Variant Effect Predictor Tutorial


If you're using a UNIX or Mac system, you can dive straight into this tutorial by opening your favourite terminal application. If you're on Windows you might like to have a look at the guide for Windows users before starting.

Install VEP

Have you downloaded VEP yet? Use git to clone it:

git clone
cd ensembl-vep

VEP uses "cache files" or a remote database to read genomic data. Using cache files gives the best performance - let's set one up using the installer:


Hello! This installer is configured to install v112 of the Ensembl API for use by VEP.
It will not affect any existing installations of the Ensembl API that you may have.

It will also download and install cache files from Ensembl's FTP server.

Checking for installed versions of the Ensembl API...done
It looks like you already have v112 of the API installed.
You shouldn't need to install the API

Skip to the next step (n) to install cache files

Do you want to continue installing the API (y/n)?

If you haven't yet installed the API, type "y" followed by enter, otherwise type "n" (perhaps if you ran the installer before). At the next prompt, type "y" to install cache files

Do you want to continue installing the API (y/n)? n
 - skipping API installation

VEP can either connect to remote or local databases, or use local cache files.
Cache files will be stored in /nfs/users/nfs_w/wm2/.vep
Do you want to install any cache files (y/n)? y

Downloading list of available cache files
The following species/files are available; which do you want (can specify multiple separated by spaces):
1 : ailuropoda_melanoleuca_vep_112_ailMel1.tar.gz
2 : anas_platyrhynchos_vep_112_BGI_duck_1.0.tar.gz
3 : anolis_carolinensis_vep_112_AnoCar2.0.tar.gz
42 : homo_sapiens_vep_112_GRCh38.tar.gz


Type "42" (or the relevant number for homo_sapiens and GRCh38) to install the cache for the latest human assembly. This will take a little while to download and unpack! By default VEP assumes you are working in human; it's easy to switch to any other species using --species [species].

? 42
 - downloading
 - unpacking homo_sapiens_vep_112_GRCh38.tar.gz


By default VEP installs cache files in a folder in your home area ($HOME/.vep); you can easily change this using the -d flag when running the installer. See the installer documentation for more details.


VEP needs some input containing variant positions to run. In their most basic form, this should just be a chromosomal location and a pair of alleles (reference and alternate). VEP can also use common formats such as VCF and HGVS as input. Have a look at the Data formats page for more information.

We can now use our cache file to run VEP on the supplied example file examples/homo_sapiens_GRCh38.vcf, which is a VCF file containing variants from the 1000 Genomes Project, remapped to GRCh38:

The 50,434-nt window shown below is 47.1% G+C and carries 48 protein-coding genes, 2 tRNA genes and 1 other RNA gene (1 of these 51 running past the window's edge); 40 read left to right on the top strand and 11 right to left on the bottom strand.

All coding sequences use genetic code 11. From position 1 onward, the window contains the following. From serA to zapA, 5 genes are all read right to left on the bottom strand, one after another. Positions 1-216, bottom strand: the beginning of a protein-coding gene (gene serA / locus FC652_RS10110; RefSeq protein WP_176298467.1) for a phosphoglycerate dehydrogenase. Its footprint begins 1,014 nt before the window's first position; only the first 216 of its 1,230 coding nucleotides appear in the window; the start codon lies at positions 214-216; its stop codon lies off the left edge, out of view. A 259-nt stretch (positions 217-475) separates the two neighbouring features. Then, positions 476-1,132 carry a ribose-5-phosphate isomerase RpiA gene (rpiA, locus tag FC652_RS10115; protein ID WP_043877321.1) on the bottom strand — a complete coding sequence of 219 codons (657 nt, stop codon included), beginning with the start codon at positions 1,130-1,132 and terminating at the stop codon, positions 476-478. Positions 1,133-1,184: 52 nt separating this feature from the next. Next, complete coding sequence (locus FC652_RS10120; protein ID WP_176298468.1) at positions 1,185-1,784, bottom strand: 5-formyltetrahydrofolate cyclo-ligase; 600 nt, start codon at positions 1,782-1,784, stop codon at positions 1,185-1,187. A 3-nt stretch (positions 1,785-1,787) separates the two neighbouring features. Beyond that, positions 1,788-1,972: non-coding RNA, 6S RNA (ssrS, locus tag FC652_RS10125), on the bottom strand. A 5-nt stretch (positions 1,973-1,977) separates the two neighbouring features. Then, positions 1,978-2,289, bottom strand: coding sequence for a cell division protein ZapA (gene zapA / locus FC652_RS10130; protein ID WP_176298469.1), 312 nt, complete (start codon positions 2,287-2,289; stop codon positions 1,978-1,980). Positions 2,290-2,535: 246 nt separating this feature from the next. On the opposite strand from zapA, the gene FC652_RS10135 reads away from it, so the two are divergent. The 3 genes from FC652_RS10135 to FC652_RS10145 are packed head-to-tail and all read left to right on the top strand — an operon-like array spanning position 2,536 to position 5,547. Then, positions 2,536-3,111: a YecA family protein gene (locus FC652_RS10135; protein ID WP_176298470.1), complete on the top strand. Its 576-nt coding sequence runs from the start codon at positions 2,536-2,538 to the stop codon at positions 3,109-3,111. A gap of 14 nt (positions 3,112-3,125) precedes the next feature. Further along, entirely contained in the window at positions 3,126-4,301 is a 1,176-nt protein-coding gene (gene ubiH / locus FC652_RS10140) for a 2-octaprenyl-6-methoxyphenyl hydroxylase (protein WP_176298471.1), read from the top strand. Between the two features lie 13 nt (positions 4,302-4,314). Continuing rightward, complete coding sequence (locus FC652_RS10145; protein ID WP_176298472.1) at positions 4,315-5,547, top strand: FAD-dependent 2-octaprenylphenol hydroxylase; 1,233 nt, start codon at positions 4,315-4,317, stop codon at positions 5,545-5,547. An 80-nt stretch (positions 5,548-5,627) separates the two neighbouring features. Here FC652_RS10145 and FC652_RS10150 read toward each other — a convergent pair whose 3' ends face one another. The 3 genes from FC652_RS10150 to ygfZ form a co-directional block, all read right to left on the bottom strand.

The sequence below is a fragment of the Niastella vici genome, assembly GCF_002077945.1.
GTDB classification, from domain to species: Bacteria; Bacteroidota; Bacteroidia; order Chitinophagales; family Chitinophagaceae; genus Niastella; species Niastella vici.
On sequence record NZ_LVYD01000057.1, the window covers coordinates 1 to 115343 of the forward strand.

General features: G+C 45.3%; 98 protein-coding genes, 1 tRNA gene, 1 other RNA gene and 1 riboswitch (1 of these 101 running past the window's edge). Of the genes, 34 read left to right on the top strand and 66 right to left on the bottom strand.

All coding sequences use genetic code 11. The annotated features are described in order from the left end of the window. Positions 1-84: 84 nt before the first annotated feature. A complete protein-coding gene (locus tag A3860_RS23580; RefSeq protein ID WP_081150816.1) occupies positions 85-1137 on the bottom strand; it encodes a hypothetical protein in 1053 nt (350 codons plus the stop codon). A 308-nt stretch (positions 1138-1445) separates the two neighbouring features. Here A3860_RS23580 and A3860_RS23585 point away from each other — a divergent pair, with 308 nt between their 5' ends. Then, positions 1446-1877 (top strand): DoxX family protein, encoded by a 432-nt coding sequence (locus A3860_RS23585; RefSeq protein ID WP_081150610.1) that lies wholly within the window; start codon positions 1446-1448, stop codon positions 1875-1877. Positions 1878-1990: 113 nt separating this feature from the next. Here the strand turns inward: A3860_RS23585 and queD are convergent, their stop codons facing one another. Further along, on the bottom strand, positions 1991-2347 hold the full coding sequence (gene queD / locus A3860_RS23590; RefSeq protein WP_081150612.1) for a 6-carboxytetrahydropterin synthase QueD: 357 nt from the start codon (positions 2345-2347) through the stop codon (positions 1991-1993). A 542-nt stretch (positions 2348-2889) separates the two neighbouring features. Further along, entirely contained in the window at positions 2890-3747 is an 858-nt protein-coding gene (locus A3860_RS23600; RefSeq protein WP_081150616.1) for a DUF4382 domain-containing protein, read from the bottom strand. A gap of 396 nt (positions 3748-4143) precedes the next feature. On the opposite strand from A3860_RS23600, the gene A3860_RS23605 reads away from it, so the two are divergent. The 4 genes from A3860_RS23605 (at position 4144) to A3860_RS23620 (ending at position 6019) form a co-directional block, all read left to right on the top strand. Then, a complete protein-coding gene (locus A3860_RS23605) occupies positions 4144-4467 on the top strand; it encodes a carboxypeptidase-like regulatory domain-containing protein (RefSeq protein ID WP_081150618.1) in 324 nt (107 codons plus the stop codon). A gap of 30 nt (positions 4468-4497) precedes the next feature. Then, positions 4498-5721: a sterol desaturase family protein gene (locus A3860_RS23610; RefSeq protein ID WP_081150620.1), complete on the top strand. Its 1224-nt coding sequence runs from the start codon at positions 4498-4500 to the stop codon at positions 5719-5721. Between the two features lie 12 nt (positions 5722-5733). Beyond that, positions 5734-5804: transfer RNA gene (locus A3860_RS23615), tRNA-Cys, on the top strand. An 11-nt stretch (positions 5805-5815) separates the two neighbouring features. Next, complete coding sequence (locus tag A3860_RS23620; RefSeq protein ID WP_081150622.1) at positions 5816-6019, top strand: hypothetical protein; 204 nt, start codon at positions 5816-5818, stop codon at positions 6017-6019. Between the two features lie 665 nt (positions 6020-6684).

./vep -i examples/homo_sapiens_GRCh38.vcf --cache

2013-07-31 09:17:54 - Read existing cache info
2013-07-31 09:17:54 - Starting...
ERROR: Output file variant_effect_output.txt already exists. Specify a different output file
with --output_file or overwrite existing file with --force_overwrite

You may see this error message if you've already run VEP in the same directory. VEP tries not to trample over your existing files unless you tell it to. So let's tell it to using --force_overwrite

./vep -i examples/homo_sapiens_GRCh38.vcf --cache --force_overwrite

By default VEP writes to a file named "variant_effect_output.txt" - you can change this file name using -o. Let's have a look at the output.

head variant_effect_output.txt

## Output produced at 2017-03-21 14:51:27
## Connected to homo_sapiens_core_112_38 on
## Using cache in /homes/user/.vep/homo_sapiens/112_GRCh38
## Using API version 112, DB version 112
## polyphen version 2.2.2
## sift version sift5.2.2
## COSMIC version 78
## ESP version 20141103
## gencode version GENCODE 25
## genebuild version 2014-07
## HGMD-PUBLIC version 20162
## regbuild version 16
## assembly version GRCh38.p7
## ClinVar version 201610
## dbSNP version 147
## Column descriptions:
## Uploaded_variation : Identifier of uploaded variant
## Location : Location of variant in standard coordinate format (chr:start or chr:start-end)
## Allele : The variant allele used to calculate the consequence
## Gene : Stable ID of affected gene
## Feature : Stable ID of feature
## Feature_type : Type of feature - Transcript, RegulatoryFeature or MotifFeature
## Consequence : Consequence type
## cDNA_position : Relative position of base pair in cDNA sequence
## CDS_position : Relative position of base pair in coding sequence
## Protein_position : Relative position of amino acid in protein
## Amino_acids : Reference and variant amino acids
## Codons : Reference and variant codon sequence
## Existing_variation : Identifier(s) of co-located known variants
## Extra column keys:
## IMPACT : Subjective impact classification of consequence type
## DISTANCE : Shortest distance from variant to transcript
## STRAND : Strand of the feature (1/-1)
## FLAGS : Transcript quality flags
#Uploaded_variation  Location     Allele  Gene             Feature          Feature_type  Consequence        ...
rs7289170            22:17181903  G       ENSG00000093072  ENST00000262607  Transcript    synonymous_variant ...